Black-eye for the image of UFC as things turn nasty
TV View: One man’s beauty is a blossoming rose, another’s is a rear naked choke
Khabib Nurmagomedov is restrained as he tries to continue his brawling outside the octagon at UFC 229 in Las Vegas. Photograph: John Locher/AP
Look, it’s not like BT Sport hadn’t warned us.
“This programme contains flashing images and scenes of violence,” read the screen before we were transported to Las Vegas into the care of Fox Sports, so we knew we weren’t tuning in to The Great British Bake Off.
What BT mightn’t have anticipated, though, was that the whole thing would take on the look of a late-night brawl outside a chippers kick-started by a row over a batter sausage, Rory McIlroy just about the only person in the T-Mobile Arena not throwing a punch. Although he might have been tempted if anyone had asked him how his putting’s going.
The Fox people were stunned by witnessing violence at a UFC event, when the rest of us might have thought this would be akin to finding a screwdriver in a toolbox. But their issue was that the unnecessary roughness had taken place outside the contest and outside the cage thingie and had also involved people not actually paid to pummel.
“It’s just so sad, it mars what was a beautiful thing and makes it ugly,” said a despondent Dominick Cruz, lamenting the fact that the shemozzle was taking all the attention away from the beauty that was the rear naked choke Khabib Nurmagomedov had used to incapacitate Conor McGregor.
One man’s beauty is a blossoming rose, another’s is a rear naked choke that can cause compression of the jugular vein which can result in the loss of consciousness unless the person being choked taps out, aka politely requests permission to carry on living.
But Karyn Bryant was appalled by it all. As were her guests Tyron Woodley and Michael Bisping, Tyron fearing that the trouble would spill out on to the streets of Las Vegas. Michael worried too.
“There might be some riots,” he said, “Russia versus Ireland.”
An unfair contest, that, especially without Richard Dunne in our rearguard.
But Michael was just at a loss to understand why Khabib – “he’s a big shot in Dagestan, you know” – had leapt out of his cage and carried on fighting when he should have been content with triumphing rather comprehensively in the cage.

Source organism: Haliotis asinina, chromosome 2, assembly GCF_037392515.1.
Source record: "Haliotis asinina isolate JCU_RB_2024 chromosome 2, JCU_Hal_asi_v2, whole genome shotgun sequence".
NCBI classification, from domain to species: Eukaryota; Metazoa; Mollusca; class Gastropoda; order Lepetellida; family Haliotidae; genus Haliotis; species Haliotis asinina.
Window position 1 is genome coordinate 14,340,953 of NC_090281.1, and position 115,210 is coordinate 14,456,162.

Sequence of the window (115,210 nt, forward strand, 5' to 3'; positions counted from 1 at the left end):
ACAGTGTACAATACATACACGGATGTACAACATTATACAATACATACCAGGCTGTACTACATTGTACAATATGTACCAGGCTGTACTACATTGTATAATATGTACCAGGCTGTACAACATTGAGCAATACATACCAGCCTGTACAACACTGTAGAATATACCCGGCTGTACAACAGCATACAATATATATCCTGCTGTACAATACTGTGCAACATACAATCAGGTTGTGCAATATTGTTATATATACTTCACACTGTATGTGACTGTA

The cynics among you – and you know you are – might have thought the ching-chinging in the background was the sound of Dana White’s cash register as it totted up what a rematch might yield. But that thought was far from our hosts’ minds on such a sombre night for the sport.
“Could something like this be a cause for an immediate rematch,” asked Karyn.
Well, from most of our hosts’ minds.
Michael, though, pointed out that Khabib could (a) end up in jail and/or (b) be denied a visa to enter the US again, so he had a couple of hurdles to surmount before he could think about rear nakedly choking McGregor again.
Our cage-side Fox team agreed.
“This is a black eye on the sport,” said Joe Rogan as one of the lads from an earlier UFC 229 contest limped by carrying his detached retina. (Lest you were wondering, the digit after UFC, in this case 229, does not refer to the number of arrests at a particular event, it’s just a sequential number used so that pay-per-view customers know which event they’re buying).
The real sadness about the rumpus was that it distracted from Derrick Lewis’s heavyweight triumph over Alexander Volkov, after which he removed his shorts.
Rogan asked him why he did this. “’Cos my balls was hot,” he replied.
You just never get this kind of searing honesty when, say, Marty Morrissey interviews the player of the match after a Munster final.
When Derrick later joined the panel for a chat, Michael informed him that “in England there is a term ‘betty swollocks’.” Derrick, Karyn and Tyron donned expressions of the entirely blank kind, like Michael had just spoken Swahili.
Karyn moved on, asking Derrick how he intended celebrating his triumph. “Last time it was a cheese plate with some wine,” she said.
“I’m probably just gonna go home,” he said, “throw my wife’s legs up in the air and see where it goes from there.”
Nope, it’s not The Great British Bake Off.